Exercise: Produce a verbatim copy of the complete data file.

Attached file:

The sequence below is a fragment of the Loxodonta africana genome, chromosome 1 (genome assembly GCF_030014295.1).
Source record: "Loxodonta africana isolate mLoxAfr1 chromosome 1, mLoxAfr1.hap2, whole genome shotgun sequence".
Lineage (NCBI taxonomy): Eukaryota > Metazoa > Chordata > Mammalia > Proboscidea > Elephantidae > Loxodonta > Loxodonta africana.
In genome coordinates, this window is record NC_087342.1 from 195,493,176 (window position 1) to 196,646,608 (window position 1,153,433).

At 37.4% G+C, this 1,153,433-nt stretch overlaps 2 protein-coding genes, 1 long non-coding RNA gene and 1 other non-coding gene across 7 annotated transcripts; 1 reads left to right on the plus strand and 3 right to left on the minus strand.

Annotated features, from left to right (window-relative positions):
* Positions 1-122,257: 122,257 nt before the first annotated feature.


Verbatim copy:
The sequence below is a fragment of the Loxodonta africana genome, chromosome 1 (genome assembly GCF_030014295.1).
Source record: "Loxodonta africana isolate mLoxAfr1 chromosome 1, mLoxAfr1.hap2, whole genome shotgun sequence".
Lineage (NCBI taxonomy): Eukaryota > Metazoa > Chordata > Mammalia > Proboscidea > Elephantidae > Loxodonta > Loxodonta africana.
In genome coordinates, this window is record NC_087342.1 from 195,493,176 (window position 1) to 196,646,608 (window position 1,153,433).

At 37.4% G+C, this 1,153,433-nt stretch overlaps 2 protein-coding genes, 1 long non-coding RNA gene and 1 other non-coding gene across 7 annotated transcripts; 1 reads left to right on the plus strand and 3 right to left on the minus strand.

Annotated features, from left to right (window-relative positions):
* Positions 1-122,257: 122,257 nt before the first annotated feature.